The Pre and Post-War Ashes XI through the Impact Index sieve. We have kept a minimum of 15 Ashes Tests for every player.
The composition: The top five positions have been reserved for batsmen with selection according to
Ashes XI (Pre-war) (1877-1945)
1) Arthur Shrewsbury snr: 1882-1893 (England) (19 Ashes Tests)
2) Jack Hobbs: 1908-1930 (England) (38)
3) Don Bradman: 1928-1948 (Australia) (27)
4) Wally Hammond: 1928-1947 (England) (30)
5) Stanley Jackson: 1893-1905 (England) (20)
6) Jack Gregory: 1920-1928 (Australia) (20)
7) Sammy Carter: 1907-1921 (Australia) (21)
8) Charlie Turner: 1887-1895 (Australia) (17)
9) Bobby Peel: 1884-1896 (England) (20)
10) Bill O’Reilly: 1932-1938 (Australia) (19)
11) Sydney Barnes: 1901-1912 (England) (17)
Herbert Sutcliffe, with a batting average of 61, does not make the XI despite being a more prolific and consistent run-scorer than Hobbs, primarily because he has just one
Notable omissions amongst bowlers included two great spinners – Clarrie Grimmett had 2 SDs in 22 Tests while Hugh Trumble one in 31. They miss out to Bobby Peel who had a higher propensity to take wickets and exceptional big-match temperament (with 3 SDs in just 20 Tests). In fact, he is the highest impact bowler in Ashes history.
Ashes XI (Post-war) (1945-2015)
1) Colin McDonald: 1952-1961 (Australia) (15 Ashes Tests)
2) Bob Simpson: 1958-1966 (Australia) (19)
3) Greg Chappell: 1970-1983 (Australia) (30)
4) Peter May: 1953-1961 (England) (21)
5) Keith Miller: 1946-1956 (Australia) (29)
6) Ian Botham: 1977-1989 (England) (32)
7) Adam Gilchrist: 2001-2007 (Australia) (20)
8) Shane Warne: 1993-2007 (Australia) (36)
9) Dennis Lillee: 1971-1982 (Australia) (24)
10) Craig McDermott: 1984-1996 (Australia) (16)
11) Terry Alderman: 1981-1991 (Australia) (17)
Len Hutton had a higher
Colin McDonald scored big-runs and gave a big
Bobby Simpson had serious big-match temperament, proof of which are his 2 SDs – this is the reason he grabs an opening spot despite being relatively inconsistent and low on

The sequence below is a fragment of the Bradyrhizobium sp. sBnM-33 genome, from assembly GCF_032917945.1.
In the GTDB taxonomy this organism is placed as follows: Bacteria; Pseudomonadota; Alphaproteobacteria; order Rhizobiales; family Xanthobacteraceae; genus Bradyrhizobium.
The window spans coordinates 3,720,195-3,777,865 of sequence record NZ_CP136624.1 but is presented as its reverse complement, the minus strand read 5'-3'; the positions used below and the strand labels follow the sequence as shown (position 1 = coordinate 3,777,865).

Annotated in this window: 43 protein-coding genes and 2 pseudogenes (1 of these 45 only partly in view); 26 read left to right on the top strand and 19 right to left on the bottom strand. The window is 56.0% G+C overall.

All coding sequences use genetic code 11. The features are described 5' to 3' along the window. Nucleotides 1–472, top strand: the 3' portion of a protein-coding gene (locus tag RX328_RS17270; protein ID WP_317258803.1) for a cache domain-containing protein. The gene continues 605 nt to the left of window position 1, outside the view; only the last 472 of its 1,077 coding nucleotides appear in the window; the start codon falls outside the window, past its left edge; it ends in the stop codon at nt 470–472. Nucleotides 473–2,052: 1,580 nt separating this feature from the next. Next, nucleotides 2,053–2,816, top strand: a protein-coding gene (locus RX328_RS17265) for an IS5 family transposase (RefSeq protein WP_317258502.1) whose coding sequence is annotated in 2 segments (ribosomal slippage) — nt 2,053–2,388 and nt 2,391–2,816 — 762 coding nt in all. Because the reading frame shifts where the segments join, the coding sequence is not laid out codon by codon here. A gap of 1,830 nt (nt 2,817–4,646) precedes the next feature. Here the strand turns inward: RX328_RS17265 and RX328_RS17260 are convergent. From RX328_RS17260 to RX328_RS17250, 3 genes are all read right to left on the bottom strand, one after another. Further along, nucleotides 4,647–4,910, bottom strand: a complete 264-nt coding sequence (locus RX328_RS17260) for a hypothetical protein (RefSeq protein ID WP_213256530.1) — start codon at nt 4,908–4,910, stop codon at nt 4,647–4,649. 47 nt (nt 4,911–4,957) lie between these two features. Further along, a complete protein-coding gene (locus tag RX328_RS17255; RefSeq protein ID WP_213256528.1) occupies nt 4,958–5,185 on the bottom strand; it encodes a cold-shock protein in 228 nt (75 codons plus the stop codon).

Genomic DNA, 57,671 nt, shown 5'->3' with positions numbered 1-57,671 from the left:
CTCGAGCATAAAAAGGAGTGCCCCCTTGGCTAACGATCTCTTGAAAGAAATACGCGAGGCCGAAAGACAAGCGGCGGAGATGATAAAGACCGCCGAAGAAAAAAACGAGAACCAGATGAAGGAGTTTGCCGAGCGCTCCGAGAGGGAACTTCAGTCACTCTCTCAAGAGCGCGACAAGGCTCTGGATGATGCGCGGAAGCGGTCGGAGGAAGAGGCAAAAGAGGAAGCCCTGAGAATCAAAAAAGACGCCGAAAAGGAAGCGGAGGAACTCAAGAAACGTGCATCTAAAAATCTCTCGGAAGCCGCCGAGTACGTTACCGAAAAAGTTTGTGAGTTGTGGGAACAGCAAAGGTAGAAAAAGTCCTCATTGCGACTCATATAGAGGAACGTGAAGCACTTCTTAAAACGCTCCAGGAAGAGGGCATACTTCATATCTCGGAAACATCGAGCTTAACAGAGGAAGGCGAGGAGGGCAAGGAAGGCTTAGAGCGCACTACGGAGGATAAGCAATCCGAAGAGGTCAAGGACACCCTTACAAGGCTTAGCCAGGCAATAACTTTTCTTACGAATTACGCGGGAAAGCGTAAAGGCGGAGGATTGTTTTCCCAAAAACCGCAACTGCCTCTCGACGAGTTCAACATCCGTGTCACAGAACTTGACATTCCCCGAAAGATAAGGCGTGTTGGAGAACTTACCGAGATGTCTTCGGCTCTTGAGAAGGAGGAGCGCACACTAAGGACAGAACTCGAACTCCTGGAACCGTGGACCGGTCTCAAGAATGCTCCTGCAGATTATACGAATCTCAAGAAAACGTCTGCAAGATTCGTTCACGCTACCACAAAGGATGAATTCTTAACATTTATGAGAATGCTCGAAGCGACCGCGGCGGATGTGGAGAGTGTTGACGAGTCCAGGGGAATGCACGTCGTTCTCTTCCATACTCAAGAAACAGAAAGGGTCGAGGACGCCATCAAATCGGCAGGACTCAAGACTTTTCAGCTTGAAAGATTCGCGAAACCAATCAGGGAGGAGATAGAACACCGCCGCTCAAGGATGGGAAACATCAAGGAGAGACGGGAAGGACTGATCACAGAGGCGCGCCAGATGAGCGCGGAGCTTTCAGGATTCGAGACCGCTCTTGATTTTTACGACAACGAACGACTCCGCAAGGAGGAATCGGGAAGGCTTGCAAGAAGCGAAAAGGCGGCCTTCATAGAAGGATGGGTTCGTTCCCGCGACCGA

Matthew Hayden, Alastair Cook and Ricky Ponting did not have a great Ashes record. They had a high failure rate with the bat, were not consistent big run-scorers and did not have a single
Peter May is the second-highest impact Ashes batsman after Bradman.
Glenn McGrath misses out to Craig McDermott for a lack of big-match performance in Ashes contests. He displayed a high propensity to pick up wickets and was brilliantly consistent and restrictive but failed to produce an
Terry Alderman is an interesting name here but a much deserved one. He is the highest impact Ashes fast bowler in history for his outstanding performances in 1981 and 1989.
Shane Warne takes the spinner’s spot over Jim Laker as he was a bigger series-winner with the ball for Australia.
While we see England were the more dominant side till 1945 (with 6 players in the Ashes XI), Australia monopolise the post-war team (with 9 players). Peter May and Ian Botham are the only two Englishmen who make the XI here – not really surprising as Australia won 21 out of 40 Ashes series since 1945 (England won 13 and 6 were drawn).
Nikhil Narain/ Soham Sarkhel
Caricatures- Vasim Maner